Texans love farm animals as much as we love our cats and dogs and Dr. Nathan Carlton of Jarrell Animal Hospital is well versed on all of those. He has some advice and guidance for hobby and FFA farmers to help us understand the needs and benefits IN our diverse universe of companion animals.
Can you share some benefits and concerns for specific farm animals?
Farm animals enrich our lives by providing meat or eggs but they can also help us by providing an agricultural exemption for the land. Those benefits are a great way to lower your tax burden but there are a lot of things to consider first.
Make sure you have a facility prepared to care for them. Cattle are a common choice in Central Texas and they are easy to own but what happens if one is sick? How will you vaccinate and deworm the animal every year? If you own 20 cows you will have 20-25,000 pounds of animals to corral, so setting up a good set of working pens with a functioning head gate and squeeze is essential. Without those items you won’t be able to vaccinate, let alone work on one when sick.
How much space is reasonable to raise certain animals?
Animal units (AU) are a way to describe the carrying capacity of a piece of land. One AU is a full-size cow-calf pair; one horse is usually 1.3 AUs. You may have four goats per AU for full-sized meat goat breeds or perhaps six pygmy goats per AU. The total AUs for your land depends on soil type and annual precipitation. Fortunately, we have a general landmark—stocking density is typically lower west of I-35 than on the east side. A good starting point is one AU for every four acres on the east side; one AU for every eight acres on the west. You may need to adjust based on the amount and condition of the grass through the seasons. For instance, you could run four large goats on a five-acre lot on the east side of town but drop to two for the same size lot on the west side. It may be tempting to have more, especially this time of year when it seems like there is plenty of grass for many animals. Always remember, come August, there won’t be much to eat on the ground and in winter you may be in the same spot. Even if you are okay feeding them hay you will want to keep the density low to prevent over grazing and heavy parasitism.
Are there animals I should not raise together?
Generally, we do not raise goats and sheep in the same area. Both are susceptible to copper poisoning; sheep more so than goats. Both species need loose mineral to supplement their diet but if you feed a goat-based supplement with sheep in the area they will eventually develop copper poisoning. Housing chickens and turkeys is also not a good idea. Turkeys can transmit Blackhead and other bacterial diseases to chickens.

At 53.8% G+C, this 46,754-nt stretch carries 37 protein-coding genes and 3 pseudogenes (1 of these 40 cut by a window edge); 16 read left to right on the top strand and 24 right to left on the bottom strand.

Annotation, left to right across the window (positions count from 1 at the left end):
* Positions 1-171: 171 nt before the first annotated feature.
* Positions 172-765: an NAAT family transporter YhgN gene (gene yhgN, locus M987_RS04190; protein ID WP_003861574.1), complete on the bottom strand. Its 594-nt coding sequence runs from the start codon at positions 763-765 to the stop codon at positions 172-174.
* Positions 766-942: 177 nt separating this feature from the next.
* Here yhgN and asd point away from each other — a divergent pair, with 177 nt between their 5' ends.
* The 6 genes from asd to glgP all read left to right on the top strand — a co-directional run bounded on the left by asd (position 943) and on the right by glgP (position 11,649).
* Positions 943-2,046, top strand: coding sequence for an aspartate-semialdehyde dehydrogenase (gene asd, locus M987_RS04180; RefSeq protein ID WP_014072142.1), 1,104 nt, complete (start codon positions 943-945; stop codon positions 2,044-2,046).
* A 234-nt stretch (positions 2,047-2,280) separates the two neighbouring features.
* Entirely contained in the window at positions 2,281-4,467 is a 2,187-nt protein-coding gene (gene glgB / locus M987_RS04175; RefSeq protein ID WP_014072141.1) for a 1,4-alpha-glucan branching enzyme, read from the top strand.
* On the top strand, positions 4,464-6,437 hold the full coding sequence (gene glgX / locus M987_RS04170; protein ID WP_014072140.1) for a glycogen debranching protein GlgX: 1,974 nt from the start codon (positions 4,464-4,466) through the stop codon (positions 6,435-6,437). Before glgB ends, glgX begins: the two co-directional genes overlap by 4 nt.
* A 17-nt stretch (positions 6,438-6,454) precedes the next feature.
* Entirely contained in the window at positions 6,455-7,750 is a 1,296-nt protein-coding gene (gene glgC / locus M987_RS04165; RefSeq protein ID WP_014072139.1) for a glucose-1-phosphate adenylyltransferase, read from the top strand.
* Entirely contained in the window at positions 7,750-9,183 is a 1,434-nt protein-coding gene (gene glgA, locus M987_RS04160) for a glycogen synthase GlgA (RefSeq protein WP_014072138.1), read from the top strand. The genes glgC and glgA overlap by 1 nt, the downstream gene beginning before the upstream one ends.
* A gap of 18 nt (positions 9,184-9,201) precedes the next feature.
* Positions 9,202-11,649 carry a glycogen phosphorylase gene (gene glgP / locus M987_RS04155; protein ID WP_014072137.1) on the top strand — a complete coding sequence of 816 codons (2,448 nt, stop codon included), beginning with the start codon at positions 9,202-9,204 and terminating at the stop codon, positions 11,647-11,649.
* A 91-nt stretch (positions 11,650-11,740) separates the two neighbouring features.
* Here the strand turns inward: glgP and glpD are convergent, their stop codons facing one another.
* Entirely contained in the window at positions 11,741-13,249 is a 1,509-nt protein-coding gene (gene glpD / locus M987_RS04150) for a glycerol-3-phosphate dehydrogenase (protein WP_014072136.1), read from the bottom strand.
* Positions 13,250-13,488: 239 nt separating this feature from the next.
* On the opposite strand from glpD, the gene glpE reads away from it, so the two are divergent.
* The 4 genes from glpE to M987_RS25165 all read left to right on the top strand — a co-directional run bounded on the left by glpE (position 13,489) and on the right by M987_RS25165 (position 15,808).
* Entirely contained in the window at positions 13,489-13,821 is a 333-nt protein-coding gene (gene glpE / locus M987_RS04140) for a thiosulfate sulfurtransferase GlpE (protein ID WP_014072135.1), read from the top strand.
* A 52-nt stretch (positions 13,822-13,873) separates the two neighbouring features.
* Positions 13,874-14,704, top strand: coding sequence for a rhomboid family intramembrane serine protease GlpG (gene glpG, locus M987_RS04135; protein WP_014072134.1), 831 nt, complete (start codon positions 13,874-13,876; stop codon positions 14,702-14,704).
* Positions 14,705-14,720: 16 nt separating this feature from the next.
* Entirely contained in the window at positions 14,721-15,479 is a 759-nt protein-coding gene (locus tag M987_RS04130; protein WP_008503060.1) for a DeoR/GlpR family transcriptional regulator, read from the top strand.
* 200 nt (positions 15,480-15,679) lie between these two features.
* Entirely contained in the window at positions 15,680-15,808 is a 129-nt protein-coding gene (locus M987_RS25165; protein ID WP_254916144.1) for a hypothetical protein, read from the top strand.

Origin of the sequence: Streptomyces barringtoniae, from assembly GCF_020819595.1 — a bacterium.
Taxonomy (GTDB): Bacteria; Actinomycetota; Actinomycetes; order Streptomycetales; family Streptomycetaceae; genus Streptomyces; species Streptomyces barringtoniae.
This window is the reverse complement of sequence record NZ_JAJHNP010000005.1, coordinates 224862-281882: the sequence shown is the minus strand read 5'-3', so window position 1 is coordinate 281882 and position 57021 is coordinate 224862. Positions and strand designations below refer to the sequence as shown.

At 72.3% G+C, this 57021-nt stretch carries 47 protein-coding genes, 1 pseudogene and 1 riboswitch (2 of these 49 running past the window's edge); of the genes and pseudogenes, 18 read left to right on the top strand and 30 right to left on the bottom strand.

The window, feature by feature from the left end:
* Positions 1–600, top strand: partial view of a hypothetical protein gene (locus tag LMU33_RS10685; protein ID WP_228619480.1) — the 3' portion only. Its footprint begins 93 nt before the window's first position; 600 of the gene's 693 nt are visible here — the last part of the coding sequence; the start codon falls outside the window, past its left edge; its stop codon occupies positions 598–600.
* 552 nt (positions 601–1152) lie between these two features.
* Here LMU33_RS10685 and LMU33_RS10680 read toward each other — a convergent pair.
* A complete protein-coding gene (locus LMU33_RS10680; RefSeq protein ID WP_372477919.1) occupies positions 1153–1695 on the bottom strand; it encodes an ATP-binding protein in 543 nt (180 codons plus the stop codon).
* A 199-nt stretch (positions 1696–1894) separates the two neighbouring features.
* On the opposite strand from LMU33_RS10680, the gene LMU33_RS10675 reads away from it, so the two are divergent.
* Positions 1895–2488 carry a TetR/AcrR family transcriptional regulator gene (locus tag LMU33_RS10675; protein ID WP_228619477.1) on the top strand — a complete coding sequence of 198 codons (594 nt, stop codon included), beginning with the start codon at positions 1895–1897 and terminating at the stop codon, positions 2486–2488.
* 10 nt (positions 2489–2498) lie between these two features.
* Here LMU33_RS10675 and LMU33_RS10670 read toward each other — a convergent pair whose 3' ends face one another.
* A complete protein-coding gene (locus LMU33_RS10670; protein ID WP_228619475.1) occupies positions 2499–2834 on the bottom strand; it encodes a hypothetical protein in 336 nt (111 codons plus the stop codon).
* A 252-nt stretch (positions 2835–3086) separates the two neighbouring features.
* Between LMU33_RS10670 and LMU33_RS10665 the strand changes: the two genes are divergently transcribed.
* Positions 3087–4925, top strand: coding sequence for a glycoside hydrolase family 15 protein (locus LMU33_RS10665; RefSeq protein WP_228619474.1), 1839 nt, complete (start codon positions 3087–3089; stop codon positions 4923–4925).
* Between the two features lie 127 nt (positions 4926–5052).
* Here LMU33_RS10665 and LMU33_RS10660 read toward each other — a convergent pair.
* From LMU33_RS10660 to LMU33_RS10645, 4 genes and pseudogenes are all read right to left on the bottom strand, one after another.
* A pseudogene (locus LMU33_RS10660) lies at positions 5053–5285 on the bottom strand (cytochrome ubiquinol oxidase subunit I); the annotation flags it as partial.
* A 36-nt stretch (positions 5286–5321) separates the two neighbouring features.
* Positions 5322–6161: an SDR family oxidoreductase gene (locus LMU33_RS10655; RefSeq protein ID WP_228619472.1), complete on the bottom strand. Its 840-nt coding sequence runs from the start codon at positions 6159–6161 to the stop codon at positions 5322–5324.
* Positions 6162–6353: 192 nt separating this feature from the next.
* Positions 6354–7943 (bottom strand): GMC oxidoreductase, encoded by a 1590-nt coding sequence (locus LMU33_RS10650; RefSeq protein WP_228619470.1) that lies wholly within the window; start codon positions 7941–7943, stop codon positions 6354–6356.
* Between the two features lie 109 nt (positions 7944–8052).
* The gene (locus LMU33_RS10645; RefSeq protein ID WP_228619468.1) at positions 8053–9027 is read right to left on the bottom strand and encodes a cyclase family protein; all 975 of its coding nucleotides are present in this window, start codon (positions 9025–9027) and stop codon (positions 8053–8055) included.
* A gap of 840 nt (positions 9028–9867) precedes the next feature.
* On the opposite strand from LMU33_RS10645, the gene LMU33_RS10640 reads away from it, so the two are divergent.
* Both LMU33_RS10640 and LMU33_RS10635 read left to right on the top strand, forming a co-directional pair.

What are some basic health concerns to keep in mind to keep animal healthy?
All animals need fresh water and some shelter. If you have cattle and there are no trees around to keep them out of rain and sunlight you might consider putting up an overhang or lean-to. Vaccinations are a great way to keep away some easily preventable diseases like over-eating disease in goats or blackleg in cattle. Deworming every year will help reduce death loses and improve the gains you see on your animals. I recommend working with a vet to figure out a good vaccine and deworming schedule for your livestock.
How do I know if my animal is sick and needs a vet?
Sometimes it is obvious—a cow with a laceration or lame goat, but sometimes the signs are less obvious. If you see your goat pressing his head against the fence or hear her grinding her teeth that is a problem of pain. In general, if you are at all worried about the health or welfare of your animal, call a vet early. There aren’t many food animal vets around so a late-day call means less chance he or she will be able to get to you.
Do my farm animals need stimulation for good emotional health?
Yes. Farm animals are prey species so they do better in groups than alone. I also think it is a good idea to be around your animals as much as possible. This way they are used to you and can be easier to handle when it comes time to calve or vaccinate.
Full-service veterinary hospital equipped to provide quality veterinary medicine for the needs of pets in Central Texas
191 Town Center Boulevard, Jarrell • 512-598-3036 • [email protected]
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